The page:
— John Ronald Reuel Tolkien– The Lord Of The Rings: Two Towers (1955)
WHICH IS WORSE? Rebellion, or Blind Obedience? Or, is there another way?
In Tolkien’s story, times are dark and dire– Éomer son of Éomund, Third Marshal of the Riddermark– one of the great Captains of Rohan and nephew to the King– has seemingly gone rogue, to fight the enemies of Rohan as he sees fit. That’s the merest start of the woes.
To the North-West, the dark pinnacle of Isengard stands, surrounded by armies of huge mutant orcs, evil men, giant wolves, and the darkened powers of the fallen wizard Saruman. Rohan’s neioghbour is preparing for war on that kingdom.
To the East and South, mighty land of Mordor broods under Sauron’s cruel domination, his countless forces massing for an assault on Gondor– last bastion of the West and of all free peoples– then to fill all the lands with a second darkness. Doom will soon fall.
Worst of all, the king himself, Théoden King son of Thengel, a seeming lesser son of greater rulers, sits bowed and cowed, listening to the poisoned words of Isengard and Mordor via his usurping advisor, Grima Wormtongue. All faithful folk of the Rohirrim wait, and suffer, and hope for they know not what.
What then shall we say of Captain Éomer? Faithless traitor? #NotMyKing perhaps? Seeking his uncle’s crown? Enemy of Rohan and the King and the official direction of officialdom? So says Master Wormtongue into the King’s ear.
So the U.S. is currently embroiled in what amounts to an attempted coup d’etat– the Left-wing establishment & media are seeking to effectively un-elect the new president, because he’s not one of them. He’s a bad, bad, evil man, a traitor, an icky, and anything is more “truly” loyal than observing the rule of law, or respecting results of a democratic vote by the American public. Heaven knows, those who oppose you must be enemies of all things decent and right or are you an enemy, too?
The current U.S. crisis– as driven by radicals– gives a bad name to bullshit & nonsense. Yet all this is very serious, and not to be dismissed as some kind of insane joke.
We moderns love the advice of Jim Morrison & The Doors to “break on through to the other side“, and spent centuries now– since the European Protestant Deformation and the French Devolution– imagining ourselves as virtuous and innocent rebels against The Evil Them. All are shaped and entangled in this revolution, whether we are herd-minded, or cheering the revolt directly.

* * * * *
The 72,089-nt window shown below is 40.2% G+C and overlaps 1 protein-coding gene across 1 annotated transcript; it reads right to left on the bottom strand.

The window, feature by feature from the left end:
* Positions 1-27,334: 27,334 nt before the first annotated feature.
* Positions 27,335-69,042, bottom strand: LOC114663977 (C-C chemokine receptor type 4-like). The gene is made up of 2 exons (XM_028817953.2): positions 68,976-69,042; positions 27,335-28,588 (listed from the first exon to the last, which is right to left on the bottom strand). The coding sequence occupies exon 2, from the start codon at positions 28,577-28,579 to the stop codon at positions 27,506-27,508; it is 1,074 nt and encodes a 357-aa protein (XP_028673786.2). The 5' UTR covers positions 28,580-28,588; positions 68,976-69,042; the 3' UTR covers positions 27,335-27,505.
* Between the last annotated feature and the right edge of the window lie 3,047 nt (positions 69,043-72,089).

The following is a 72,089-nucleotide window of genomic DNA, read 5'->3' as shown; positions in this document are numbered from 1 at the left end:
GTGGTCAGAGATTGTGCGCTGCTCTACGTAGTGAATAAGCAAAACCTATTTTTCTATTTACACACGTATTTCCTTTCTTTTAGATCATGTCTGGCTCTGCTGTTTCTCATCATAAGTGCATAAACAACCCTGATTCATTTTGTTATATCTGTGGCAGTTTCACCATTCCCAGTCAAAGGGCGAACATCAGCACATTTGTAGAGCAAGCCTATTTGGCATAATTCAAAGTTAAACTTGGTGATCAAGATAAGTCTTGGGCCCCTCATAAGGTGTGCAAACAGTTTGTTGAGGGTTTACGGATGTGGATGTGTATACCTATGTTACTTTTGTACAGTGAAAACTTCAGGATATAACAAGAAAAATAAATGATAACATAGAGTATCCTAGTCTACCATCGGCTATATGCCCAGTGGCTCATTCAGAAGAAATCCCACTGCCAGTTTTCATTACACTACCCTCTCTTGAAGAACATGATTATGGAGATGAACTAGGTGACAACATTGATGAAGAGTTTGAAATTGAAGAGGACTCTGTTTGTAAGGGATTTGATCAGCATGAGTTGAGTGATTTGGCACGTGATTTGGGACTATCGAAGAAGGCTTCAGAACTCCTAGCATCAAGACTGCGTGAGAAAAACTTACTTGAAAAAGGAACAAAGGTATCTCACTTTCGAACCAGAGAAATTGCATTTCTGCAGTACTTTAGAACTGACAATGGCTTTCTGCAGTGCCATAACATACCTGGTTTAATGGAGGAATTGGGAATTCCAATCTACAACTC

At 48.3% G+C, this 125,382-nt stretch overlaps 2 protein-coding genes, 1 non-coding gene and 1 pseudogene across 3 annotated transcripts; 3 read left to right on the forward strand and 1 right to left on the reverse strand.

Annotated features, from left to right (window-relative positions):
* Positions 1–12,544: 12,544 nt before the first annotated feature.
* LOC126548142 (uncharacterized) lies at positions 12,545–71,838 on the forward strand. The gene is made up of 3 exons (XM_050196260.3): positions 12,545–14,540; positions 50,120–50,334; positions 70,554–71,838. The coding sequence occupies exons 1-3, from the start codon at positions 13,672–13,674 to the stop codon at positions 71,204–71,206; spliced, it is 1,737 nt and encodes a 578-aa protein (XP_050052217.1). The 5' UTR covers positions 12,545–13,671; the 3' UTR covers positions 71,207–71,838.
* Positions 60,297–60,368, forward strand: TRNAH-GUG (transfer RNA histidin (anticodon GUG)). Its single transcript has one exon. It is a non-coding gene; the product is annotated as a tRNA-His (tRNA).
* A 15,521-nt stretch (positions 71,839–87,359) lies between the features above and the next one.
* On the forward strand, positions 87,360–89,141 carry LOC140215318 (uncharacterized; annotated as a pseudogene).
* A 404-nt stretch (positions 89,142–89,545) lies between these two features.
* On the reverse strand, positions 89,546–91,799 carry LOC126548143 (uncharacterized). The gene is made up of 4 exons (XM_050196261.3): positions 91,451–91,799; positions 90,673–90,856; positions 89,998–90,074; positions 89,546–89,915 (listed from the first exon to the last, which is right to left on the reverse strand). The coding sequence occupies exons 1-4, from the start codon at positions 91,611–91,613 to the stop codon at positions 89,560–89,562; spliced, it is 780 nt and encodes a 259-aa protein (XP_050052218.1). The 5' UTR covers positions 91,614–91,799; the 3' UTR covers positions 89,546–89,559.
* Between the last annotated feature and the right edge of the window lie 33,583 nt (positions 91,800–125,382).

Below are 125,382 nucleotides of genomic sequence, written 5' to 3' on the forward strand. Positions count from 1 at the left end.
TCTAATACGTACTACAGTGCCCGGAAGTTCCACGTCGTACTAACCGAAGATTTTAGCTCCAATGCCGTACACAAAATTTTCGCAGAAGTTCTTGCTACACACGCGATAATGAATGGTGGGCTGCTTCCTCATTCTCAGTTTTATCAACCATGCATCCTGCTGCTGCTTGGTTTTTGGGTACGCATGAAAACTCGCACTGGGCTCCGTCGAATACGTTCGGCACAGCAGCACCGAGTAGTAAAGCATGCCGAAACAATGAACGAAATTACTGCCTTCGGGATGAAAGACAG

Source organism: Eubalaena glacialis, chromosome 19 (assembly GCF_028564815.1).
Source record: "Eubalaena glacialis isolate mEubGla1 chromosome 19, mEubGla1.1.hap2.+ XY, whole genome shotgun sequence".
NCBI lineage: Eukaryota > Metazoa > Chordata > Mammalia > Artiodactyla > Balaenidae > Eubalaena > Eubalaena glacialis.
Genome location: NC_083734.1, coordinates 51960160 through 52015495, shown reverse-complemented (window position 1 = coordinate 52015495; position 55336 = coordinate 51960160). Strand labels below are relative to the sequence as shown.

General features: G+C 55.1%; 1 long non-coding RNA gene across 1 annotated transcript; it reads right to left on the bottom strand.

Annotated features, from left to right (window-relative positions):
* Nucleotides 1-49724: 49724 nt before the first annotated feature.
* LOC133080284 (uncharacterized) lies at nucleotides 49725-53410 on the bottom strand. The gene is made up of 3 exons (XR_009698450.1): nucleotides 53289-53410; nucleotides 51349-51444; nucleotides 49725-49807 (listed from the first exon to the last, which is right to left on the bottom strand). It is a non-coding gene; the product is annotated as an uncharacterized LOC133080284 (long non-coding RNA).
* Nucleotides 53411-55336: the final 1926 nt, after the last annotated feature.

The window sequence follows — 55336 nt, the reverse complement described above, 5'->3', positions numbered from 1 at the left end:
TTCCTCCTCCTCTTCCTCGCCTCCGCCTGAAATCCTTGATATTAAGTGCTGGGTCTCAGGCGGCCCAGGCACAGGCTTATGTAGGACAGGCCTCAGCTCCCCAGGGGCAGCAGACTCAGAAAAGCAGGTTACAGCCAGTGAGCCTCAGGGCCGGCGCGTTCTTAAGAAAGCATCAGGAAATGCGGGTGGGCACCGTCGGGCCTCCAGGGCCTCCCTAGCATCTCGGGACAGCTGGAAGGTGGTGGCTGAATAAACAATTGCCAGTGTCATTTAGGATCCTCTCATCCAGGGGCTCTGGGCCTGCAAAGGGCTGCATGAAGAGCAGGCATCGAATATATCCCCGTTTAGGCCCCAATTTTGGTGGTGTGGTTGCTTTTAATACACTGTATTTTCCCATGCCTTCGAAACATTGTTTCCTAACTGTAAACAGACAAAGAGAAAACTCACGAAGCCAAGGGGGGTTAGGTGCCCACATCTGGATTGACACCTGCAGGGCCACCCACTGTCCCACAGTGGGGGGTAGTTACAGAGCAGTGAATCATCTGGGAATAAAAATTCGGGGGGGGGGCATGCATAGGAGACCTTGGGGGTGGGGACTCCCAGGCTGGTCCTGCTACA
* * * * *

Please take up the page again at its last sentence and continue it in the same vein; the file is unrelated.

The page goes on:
What is less common is a noble political, religious, and principled position of Loyal Opposition, if the times demand it: to have a sense of abiding right and wrong, of the good and true, beyond the momentary tug of war of the present, the misrule of rulers, and to abide faithful even in difficult circumstances. How to be good when the times are evil? How do we stay faithful if the government is bad, or the king is mad, or traitorous to his people?
The weakness of Rohan has had a cost. Éomer is caught between two obediences: his loyalty and his duty. For war marches on Rohan, but no orders come from the indecisive throne; orcs raid and plunder and kill the helpless farm-folk in Rohan, yet “Indeed in this riding north I went without the king’s leave”.*
How shall duty and loyalty and truth and love and hope serve in the seeming chaos? How shall we judge and be sure of anything? Tolkien writes—
‘As he ever has judged,’ said Aragorn. ‘Good and ill have not changed since yesteryear; nor are they one thing among Elves and Dwarves and another among Men. It is a man’s part to discern them, as much in the Golden Wood as in his own house.’
As in pre-Norman England, the battle is not between blind obedience to authority, or a chaotic popular revolution. The English sought one obedience, but defined in two ways– (a) Liberty Under Law, and (b) Freedom Under Faith. Without both parts of each, neither will be enough.
Lawless liberty cannot make a lasting society; Law without freedom is slavery. Likewise, faithless freedom tends towards chaos, for God is the greatest lawgiver, and saviour of mens souls and bodies; faith without freedom is cultish and demeans the faithful, and is not Christ’s way.
See Ya, Yahweh!
Each society, each soul, each age will fight the same battle, in different forms and garb. What is new since the Revolting Age is the attempt to live, legislate, and rule under freedom from faith, where man– or at least the ruling class and its guns & thugs and bankers– seeks to take the place of God, and dominate all things, and call it good, and true, and right in itself.*
That modern hubris and madness has also infected the Church, via the poisons of various kinds of utopianism. Man is now innately good, needing only guidance, freedom, and liberation to attain perfection. Jesus is a helper and example, and God is our ever-variable and surprising cheerleader. The Holy Spirit is constantly giving us novelties in thought, truth, worship, and everything else, leading and blessing the revolution.
Shall we submit to evil by blindly obeying power gone wrong, or become crazy rebels– or, the third way: suffering and even Martyrdom? Accused on all sides, and rejected by the spirit of the age, and the herd, and the power-mongers, and even the worldly rebels, too? St. Thomas More is an example to us all in this age of conflicting loyalties & duties.
Dissent is not automatically disloyalty, or destruction. Not all watchdogs are rabid. ~
~ Teh Binks
* As the story unfolds, faithful Éomer son of Éomund becomes a war hero for Rohan, and when Théoden King (having come to his senses) is slain in the Battle of Minas Tirith– having bravely led his armies to the rescue of Gondor against Sauron– loyal Éomer becomes king of Rohan. ~